THE Declaration for Independence published in The National this week is a remarkable document. It sets out a compelling prospectus for the new Scottish state.

Unlike the Scottish Government’s 2014 White Paper, which sought to allay fears of change by spelling out the transition to independence in detailed steps, the Declaration for Independence proclaims only fundamental principles and overarching purposes, not specific policy details.

READ MORE: Big names in Scottish culture sign 'Declaration for Independence'

It is designed to be seen and shared. It is short enough to be made into a poster to put up in your front window or posted as an image on Twitter. Originally signed by 50 leading cultural figures, my hope is that this declaration will gather widespread support. We should aim at getting a majority of the Scottish population to sign and endorse it.

The Declaration for Independence is specific enough to offer a coherent agenda, but broad enough to be unifying. It does not say anything particularly novel. It is merely a brief, frank and bold expression of what the late Professor Neil MacCormick once described as “the common stock of democratic thought in Scotland today”.

That is part of the declaration’s genius. It makes a principled, cross-party case for independence, with democracy and decency at its core. While it will appeal to left-wing nationalists, you do not have to be particularly left-wing, or even much of a nationalist, to support it. Moderate, centrist supporters of independence can get behind it too.

The declaration is fundamentally a constitutional document. It commits Scotland to the goal of creating and maintaining a flourishing constitutional democracy.

One could even see it as a meta-constitution, or proto-constitution. It builds upon, and completes, the tradition initiated by the Declaration of Arbroath and the Claim of Right. It is not a constitution in itself, but it is a statement of the foundations, principles and core values on which a constitution can be built. Here are the bare bones of the terms of reference for a Scottish Constitution Drafting Assembly.

According to the declaration, an independent Scotland is to be a nation-state, but not a nationalist state. It recognises that freedom, peace, order and good government are not achieved merely by the exchange of flags and anthems, but by a civic regeneration of principles, ethics and institutions. An independent Scotland is to be a state for all its citizens – a “commonweal” – ethically grounded and orientated to the common good. That includes those who are yet to be convinced of the merits of independence.

This column has consistently argued that good governance, a good constitution and good ethics are inseparable. The declaration grasps this truth and proclaims it.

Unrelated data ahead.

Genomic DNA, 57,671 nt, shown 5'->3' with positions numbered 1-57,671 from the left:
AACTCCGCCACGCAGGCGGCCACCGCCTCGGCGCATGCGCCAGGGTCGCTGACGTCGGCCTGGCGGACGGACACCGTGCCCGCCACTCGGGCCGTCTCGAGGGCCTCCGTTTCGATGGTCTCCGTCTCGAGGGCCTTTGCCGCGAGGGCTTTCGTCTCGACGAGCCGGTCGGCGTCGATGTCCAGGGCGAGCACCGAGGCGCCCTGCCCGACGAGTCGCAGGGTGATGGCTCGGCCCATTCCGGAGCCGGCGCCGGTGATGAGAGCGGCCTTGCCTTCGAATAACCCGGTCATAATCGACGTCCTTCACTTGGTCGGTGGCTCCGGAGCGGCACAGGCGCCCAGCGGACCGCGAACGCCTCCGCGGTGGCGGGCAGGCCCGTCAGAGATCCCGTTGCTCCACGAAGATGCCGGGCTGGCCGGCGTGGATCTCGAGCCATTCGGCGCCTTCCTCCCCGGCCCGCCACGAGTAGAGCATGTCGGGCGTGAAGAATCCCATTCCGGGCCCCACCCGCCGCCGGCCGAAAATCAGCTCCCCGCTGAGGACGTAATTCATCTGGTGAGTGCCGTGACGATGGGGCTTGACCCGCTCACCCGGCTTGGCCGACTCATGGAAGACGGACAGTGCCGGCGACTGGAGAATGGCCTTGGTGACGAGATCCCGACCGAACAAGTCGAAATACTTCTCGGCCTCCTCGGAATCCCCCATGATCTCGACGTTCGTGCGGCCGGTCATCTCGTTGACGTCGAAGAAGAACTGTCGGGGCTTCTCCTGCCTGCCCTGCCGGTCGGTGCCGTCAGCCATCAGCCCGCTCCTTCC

The declaration pledges us to a new Scottish state in which the interests of the people – not nefarious lobbyists, slick politicians on the make or campaign donors – are paramount in all political deliberations, decisions and actions.

It commits us to the objective of building “an open and democratic society in which no individual is excluded, oppressed or discriminated against”.

In doing so, it reminds us – with a refreshing moral vigour that stands out so starkly against the deceit, cynicism and self-interest of Trump-Johnsonite politics – that the values of “care, kindness, neighbourliness and generosity of spirit” are the “foundation stones of a fair, free and open society”.

Constitutions are not written on tablets of stone, but one might even see this declaration in almost Biblical terms.

People fleeing the Egypt of an increasingly corrupt, dysfunctional, self-destructive oligarchy are just folks wandering in a desert.

They know what they are against, but not what they are for. People covenanted together around a constitutional declaration, in contrast, are on their way to the Promised Land. The declaration is a fiery pillar: a signpost to the destination, a source of encouragement and a point of unity around which people can rally.

This is what turns a mob into a movement and a crowd into a community. Lots of people marching with flags are a minor inconvenience to the traffic. Lots of people marching under a clear, coherent, well-articulated, ethically-grounded declaration are world-changers.

It will not all be milk and honey, but this new country that we are about to enter – once we cross the Jordan of an independence referendum – will not be like the old.

Pharonic powers will be disarmed. Their prorogations will cease and their tridents will be beaten into baby-boxes.

With a constitution founded on principles of freedom, justice and the common good, we can look forward to the promise of a land where we can all sit under the banner of our own vines and fig trees.

Then none shall make us afraid. We shall not be afraid of our human rights being eroded. We shall not be afraid of “democratic deficits”. We shall not be afraid of poverty or sickness or unemployment. We shall not be afraid of those who crousely craw to war. We shall not be afraid of decisions being made about us without us. That, friends, is hope over fear.